From: Bill D
Date: 09 Jan 09 - 11:00 AM

First...the C & P post looks ok in my Opera browser....though I'm not sure exactly how you INTENDED it to look. So...I'm curious...

This is how it looks when I look at it in "view source" in Opera (a screen copy)

Let me try something. I copied it from the thread and pasted it into a simple little text editor, then REcopied it and am now going to paste it into this post below.

"George BlakeŐs Alphabet & several Toasts. A covetous man is never satisfied Be wise and beware and of blotting take care Command you may your mind from play Duty, fear and love we owe to God above Every plant & flower sets forth GodŐs power Fair words are often followed by foul deeds Get what you get honestly & use with frugality He is always poor who is never contented ItŐs an ill dog that donŐt deserve a crust Judge not of things by their outward appearance Kings are seldom happy Learn to live as you would wish to die Many thinks not of living till theyŐre near dying Never study to please others to ruin yourself Opportunity lost can never be recalled Provide against the worst and hope for the best Quiet minded men have always peace within Repentance comes too late when all is spent Some go fine and brave only to play the knave Those who do nothing will soon learn to do ill Unite in doing good Vice is always attended with sorrow Wise men are scarce Xenophon counted the wise men happy Your delight and care should be to write fair Zeal in a good cause have great applause. June 1906 - St. Denys"





Then I will look at it again in "view source"...and post the screen copy.....I am hoping it looks much simpler.


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Subject: RE: Tech: Help with Line Ends & Paragraphs
From: Acme
Date: 09 Jan 09 - 11:01 AM

I've cut and pasted from many programs (including browsers) into this Mudcat reply form and had them work fine. Hard and soft returns are the main thing I've had to overcome in formatting the appearance here on Mudcat. You seem to have some hyper-sensitivity to the formatting, with cut and paste picking up all of the background formatting far beyond carriage returns.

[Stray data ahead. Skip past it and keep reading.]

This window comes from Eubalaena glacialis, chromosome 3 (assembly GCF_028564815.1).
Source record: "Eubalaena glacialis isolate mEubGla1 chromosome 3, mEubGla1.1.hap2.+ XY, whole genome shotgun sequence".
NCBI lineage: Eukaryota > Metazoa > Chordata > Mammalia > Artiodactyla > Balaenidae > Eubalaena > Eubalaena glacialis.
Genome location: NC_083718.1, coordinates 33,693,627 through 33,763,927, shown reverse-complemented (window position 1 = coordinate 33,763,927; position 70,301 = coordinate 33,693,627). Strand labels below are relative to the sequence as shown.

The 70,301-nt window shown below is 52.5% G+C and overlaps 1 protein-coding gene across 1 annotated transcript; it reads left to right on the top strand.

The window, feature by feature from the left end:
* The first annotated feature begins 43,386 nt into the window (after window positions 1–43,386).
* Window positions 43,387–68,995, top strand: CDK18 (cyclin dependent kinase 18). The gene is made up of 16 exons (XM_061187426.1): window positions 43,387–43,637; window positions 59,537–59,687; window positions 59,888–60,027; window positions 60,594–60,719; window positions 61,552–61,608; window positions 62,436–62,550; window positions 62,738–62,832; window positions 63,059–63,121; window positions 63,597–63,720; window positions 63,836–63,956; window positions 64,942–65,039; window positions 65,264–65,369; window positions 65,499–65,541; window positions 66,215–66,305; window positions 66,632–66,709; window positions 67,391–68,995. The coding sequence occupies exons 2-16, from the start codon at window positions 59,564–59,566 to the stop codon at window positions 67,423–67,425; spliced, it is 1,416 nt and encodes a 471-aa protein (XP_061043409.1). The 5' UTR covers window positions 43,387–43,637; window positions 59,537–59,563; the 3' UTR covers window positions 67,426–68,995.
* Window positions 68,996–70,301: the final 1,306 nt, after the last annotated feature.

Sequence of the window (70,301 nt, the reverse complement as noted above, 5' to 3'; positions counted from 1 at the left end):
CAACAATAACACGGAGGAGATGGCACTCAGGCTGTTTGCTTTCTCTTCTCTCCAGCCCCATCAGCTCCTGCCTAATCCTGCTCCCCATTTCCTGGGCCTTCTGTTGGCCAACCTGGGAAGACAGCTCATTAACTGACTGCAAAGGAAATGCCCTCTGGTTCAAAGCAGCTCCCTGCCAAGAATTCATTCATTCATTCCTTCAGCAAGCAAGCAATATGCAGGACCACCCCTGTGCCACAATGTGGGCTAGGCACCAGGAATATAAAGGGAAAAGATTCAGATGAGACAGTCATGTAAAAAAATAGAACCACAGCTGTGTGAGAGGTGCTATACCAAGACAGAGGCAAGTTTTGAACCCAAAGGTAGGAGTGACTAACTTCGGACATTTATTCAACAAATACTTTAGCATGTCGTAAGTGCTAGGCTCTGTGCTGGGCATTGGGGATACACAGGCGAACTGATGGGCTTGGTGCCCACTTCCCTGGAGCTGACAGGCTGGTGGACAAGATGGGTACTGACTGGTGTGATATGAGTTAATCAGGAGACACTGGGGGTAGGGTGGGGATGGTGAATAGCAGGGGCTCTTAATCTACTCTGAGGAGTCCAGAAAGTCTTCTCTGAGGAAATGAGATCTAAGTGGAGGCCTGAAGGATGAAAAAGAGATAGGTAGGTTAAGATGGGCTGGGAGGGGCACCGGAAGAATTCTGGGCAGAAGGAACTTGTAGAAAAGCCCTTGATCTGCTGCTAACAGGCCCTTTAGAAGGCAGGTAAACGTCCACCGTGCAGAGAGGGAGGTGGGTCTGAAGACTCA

The industry standard for Word or PC users for plain unadorned text is to use Notepad, found in the accessories section of your programs if you're using a PC with Windows. I send the icon to my desktop and use it frequently as a place to park items I want to edit then paste. If you don't want your returns to show then go to the Format menu and de-select "word wrap."

SRS


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Subject: RE: Tech: Help with Line Ends & Paragraphs
From: Bill D
Date: 09 Jan 09 - 11:05 AM

So....Here it is after the text was copied from a simpler text editor...Metapad.

Obviously, Word does as JiK says, and does a LOT of hidden stuff which complicates things.


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Subject: RE: Tech: Help with Line Ends & Paragraphs
From: Bill D
Date: 09 Jan 09 - 11:08 AM

(My wife uses Word for many things...I NEVER do unless I need to open a .doc file from somewhere....and I do have programs which 'will' open those without Word.)

For simple tasks, it is often better to use a simpler tool.


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Subject: RE: Tech: Help with Line Ends & Paragraphs
From: Tootler
Date: 09 Jan 09 - 03:54 PM

If I am copying and pasting into Mudcat, I use a plain text editor. It seems the best plan.

Mostly I don't use MS Word at all these days, I use Open Office instead. For the most part, it is as good as Word, it will open and save to .doc format (The latest version will also open .docx files). I keep a copy of Word 2003 on my PC as there are occasions when I have to use it. Mainly because formatting has got mucked up somewhere.

Finally Open Office is totally free.


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Subject: RE: Tech: Help with Line Ends & Paragraphs
From: JohnInKansas
Date: 09 Jan 09 - 04:59 PM

Bill D -

I'll agree that for simple tasks, sometimes a simpler tool is better, however in my use what starts out as a simple task often evolves into something a little more complex. By using Word for it all, and learning a few things about how to use Word I find it quite easy to do plain text or formatted documents all in one program.

(Unfortunately, the latest incarnation in Office 2007 makes it much easier for those reluctant to learn how to use a program to do "simple things" inadequately, and impossible for them ever to learn to do any of the more complex and extremely useful things, and riculously difficult for those who know what the "power features" are to actually use them.)

Generally, it should be noted that there are hidden but very significant differences between Mac Word and Windows Word. The "polluted chars" (here Ő in place of ') are a well-known Mac Word "feature," when Mac Word documents are ported to Windows or other systems. Explanations have been posted in brief form in other threads. although they weren't specifically directed at Macs and it may be hard to make the link.

Microsoft has apparently been giving some attention to tailoring the Mac Word to improve compatibility in the most recent versions. Apple may have been doing some things as well, although typically they don't tell anyone when changes are made. The issue does seem to pop up less frequently for newer Mac Word versions.

User preferences in either Mac or Windows Word can aggravate that particular problem; but some of the applicable settings appear to be defaults, or are just more commonly set, by Mac users.